Tuesday, May 31, 2011

Good old fashioned Lacrosse commericals..

By Avry Lewis-McDougall


After a long time on YouTube I stumbled upon this gem of a lacrosse video, a 1991 promo for a New England Blazers and Philly Wings game. Theres a few things in it that I just love.

http://www.youtube.com/watch?v=lrqgY-SXh_M

1. Those shorts are basically speedos that they were wearing in the early days of the MLL.

2. The blurry woman that said the action made her heart stop I hope she didn't go back to as many MLL/NLL games because that's not really good for your health.

3. I love the recycled NFL Films sounds being used in the video for every single body check.

4. If someone has one of those 1000 pairs of Brine sunglasses that were given out for the Philly-New England game email me at fightingpike1@hotmail.com, I want them.

Friday, May 27, 2011

Stealing From InLax: Minnesota Swarm Season Recap

Stolen From The Desk of Bryan Reynolds


Ryan Benesch helped the Swarm accomplish a big goal in bringing a playoff game to Saint Paul.
Ryan Benesch helped the Swarm accomplish a big goal in bringing a playoff game to Saint Paul.
At the beginning of the season, Swarm ownership set a goal. According to co-owner Andy Arlotta, that goal "was to bring a playoff game home to our fans." After finishing 8-8, and beating the Colorado Mammoth in the final game of the season, the Swarm accomplished that goal. Arlotta said , "In only our third year [as owners], having a home playoff game means the world to us. It makes our fans happy. As far as the importance of a home playoff game, it is very important."
The NLL puts fan experience at the top of its priority list, and the Swarm take that to heart. The Swarm also understand that a winning team is the best way to bring in fans. You can have all the giveaways, promotions, and advertising you want,  but what puts fans in the stands is a winning program. With new ownership, the Swarm have put a winning program on the field, and the 2011 season was their best yet.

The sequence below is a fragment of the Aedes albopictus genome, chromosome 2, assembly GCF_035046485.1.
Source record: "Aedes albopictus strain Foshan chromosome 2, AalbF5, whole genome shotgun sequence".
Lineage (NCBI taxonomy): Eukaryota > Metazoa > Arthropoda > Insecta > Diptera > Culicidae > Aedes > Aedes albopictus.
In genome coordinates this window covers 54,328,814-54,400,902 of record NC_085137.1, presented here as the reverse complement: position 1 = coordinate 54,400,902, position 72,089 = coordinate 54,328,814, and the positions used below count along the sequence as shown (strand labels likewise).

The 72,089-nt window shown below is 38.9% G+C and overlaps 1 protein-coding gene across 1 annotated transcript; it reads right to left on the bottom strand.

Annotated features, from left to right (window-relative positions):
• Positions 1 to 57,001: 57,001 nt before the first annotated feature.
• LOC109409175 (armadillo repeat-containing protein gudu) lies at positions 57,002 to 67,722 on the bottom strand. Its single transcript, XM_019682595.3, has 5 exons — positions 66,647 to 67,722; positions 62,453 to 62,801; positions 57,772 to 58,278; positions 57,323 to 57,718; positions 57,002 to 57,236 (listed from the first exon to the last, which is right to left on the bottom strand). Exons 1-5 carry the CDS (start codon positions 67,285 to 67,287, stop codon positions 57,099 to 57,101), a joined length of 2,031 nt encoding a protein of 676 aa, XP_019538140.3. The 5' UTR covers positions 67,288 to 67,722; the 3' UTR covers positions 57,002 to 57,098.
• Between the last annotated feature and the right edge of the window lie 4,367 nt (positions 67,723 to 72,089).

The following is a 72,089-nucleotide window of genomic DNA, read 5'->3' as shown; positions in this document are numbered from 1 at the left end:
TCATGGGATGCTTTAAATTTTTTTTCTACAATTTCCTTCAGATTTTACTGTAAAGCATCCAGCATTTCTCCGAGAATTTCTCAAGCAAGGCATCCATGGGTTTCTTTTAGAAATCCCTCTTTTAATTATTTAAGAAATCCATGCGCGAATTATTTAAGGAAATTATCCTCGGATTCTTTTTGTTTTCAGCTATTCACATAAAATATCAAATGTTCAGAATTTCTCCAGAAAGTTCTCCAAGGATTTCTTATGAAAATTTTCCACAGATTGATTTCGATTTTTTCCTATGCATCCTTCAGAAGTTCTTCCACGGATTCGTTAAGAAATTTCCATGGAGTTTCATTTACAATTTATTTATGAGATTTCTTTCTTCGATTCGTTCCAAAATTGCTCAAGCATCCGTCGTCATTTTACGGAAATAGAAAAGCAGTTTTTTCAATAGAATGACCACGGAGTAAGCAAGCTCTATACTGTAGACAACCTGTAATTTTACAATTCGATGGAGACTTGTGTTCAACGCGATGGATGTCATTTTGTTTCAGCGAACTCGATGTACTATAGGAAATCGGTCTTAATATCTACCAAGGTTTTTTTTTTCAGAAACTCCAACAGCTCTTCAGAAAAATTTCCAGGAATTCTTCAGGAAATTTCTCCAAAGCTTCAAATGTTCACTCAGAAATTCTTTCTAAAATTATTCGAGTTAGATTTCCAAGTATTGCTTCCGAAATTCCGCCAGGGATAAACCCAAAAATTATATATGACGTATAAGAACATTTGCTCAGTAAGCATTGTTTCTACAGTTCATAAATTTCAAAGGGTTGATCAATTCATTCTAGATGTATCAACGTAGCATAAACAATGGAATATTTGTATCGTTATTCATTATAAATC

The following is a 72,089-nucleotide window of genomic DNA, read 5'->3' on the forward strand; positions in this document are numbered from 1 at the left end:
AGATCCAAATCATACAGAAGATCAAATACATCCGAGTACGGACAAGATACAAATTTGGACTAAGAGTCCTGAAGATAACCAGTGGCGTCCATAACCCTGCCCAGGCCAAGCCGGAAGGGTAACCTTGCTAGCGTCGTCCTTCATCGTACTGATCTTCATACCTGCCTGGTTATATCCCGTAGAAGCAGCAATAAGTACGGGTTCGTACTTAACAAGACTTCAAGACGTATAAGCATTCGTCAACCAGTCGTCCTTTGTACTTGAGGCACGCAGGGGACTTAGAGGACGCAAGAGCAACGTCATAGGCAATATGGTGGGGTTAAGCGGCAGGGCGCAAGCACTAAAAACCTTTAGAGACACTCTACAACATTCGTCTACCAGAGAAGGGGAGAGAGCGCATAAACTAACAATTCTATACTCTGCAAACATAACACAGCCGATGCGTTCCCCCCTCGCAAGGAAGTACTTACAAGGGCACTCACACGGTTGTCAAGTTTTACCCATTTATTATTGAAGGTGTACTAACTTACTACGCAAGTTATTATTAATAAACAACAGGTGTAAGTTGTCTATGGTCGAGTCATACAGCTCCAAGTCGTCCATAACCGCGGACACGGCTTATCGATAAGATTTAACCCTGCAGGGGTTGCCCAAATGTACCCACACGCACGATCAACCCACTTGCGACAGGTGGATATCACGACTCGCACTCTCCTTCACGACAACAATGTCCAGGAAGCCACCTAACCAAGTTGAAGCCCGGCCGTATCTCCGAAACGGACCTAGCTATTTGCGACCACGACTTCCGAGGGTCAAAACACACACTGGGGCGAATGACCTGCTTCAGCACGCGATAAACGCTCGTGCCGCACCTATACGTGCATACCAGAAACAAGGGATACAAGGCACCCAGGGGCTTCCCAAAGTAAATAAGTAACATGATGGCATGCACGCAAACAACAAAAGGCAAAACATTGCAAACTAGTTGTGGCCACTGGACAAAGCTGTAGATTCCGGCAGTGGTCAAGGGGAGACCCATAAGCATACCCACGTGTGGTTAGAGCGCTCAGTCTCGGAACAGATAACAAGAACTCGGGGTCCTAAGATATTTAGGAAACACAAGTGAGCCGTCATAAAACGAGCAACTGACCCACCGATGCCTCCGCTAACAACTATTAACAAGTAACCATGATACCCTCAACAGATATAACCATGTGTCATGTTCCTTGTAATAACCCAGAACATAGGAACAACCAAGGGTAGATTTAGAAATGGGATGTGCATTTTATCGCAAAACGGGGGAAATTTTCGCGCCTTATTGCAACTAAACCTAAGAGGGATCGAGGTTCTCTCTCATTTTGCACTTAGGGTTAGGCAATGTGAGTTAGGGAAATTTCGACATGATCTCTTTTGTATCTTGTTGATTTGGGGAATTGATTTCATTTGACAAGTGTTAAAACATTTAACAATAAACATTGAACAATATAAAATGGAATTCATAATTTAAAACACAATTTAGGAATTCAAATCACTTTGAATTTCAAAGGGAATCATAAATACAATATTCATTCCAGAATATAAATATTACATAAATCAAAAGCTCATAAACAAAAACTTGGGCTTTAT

Make the jump to read more on the 2011 Minnesota Swarm.
Star-divide
Looking at the results over the course of the season, the Minnesota Swarm were never too high, never too low. Win one, lose one, win two, lose a couple. GM Marty O'Neill called the April 9th game against the Washington Stealth "the most exciting game I've ever seen." The battle, the tenacity of this Minnesota Swarm team was unending. They abttled some consistency issues, which Coach Mike Lines pointed out after the season, but with All-Star goalie Nick Patterson, and league scoring champion Ryan Benesch, the Swarm were certainly never out of any of the games.
Benesch lit up the NLL this season for 95 points (46G, 49A), but the Swarm also got plenty of scoring from other sources. Callum Crawford had the second best season of his career with 70 points (27G, 43A), and players such as Aaron Wilson, Mat Giles, and Jamie Shewchuk chipped in when needed.
The Swarm also received an outstanding rookie season from defenseman Andrew Suitor, the Swarm's first round pick in 2010, who also added some needed grit to the team, grabbing 108 loose balls, and placing second on the team in PIMs, behind "bash brother" Rory Smith. Suitor, whose bright yellow shoes make him stand out on the field, had a career night, potting four goals against the Calgary Roughnecks, and finishing the month of April with seven of his ten points. 
Another rookie, transition Tyler Haas showed he has what it takes to be a very good player in the NLL as well. While Hass did not have a break out game, he was consistent throughout the season, putting up ten points (8G, 2A), he added 44 loose balls and 18 PIMs. None of what he did made him stand out, or receive any rookie of the year consideration, but at 6'6", 205lbs, Haas will be around awhile if he continues to be a presence on the field.
Washington head coach Chris Hall said the 2011 Minnesota Swarm were "the best Minnesota team there's ever been and they're really deep throughout. They improved their offense, and their offense is a lot deeper. Made some really good moves at the back end, and of course their goaltending can be spectacular at times."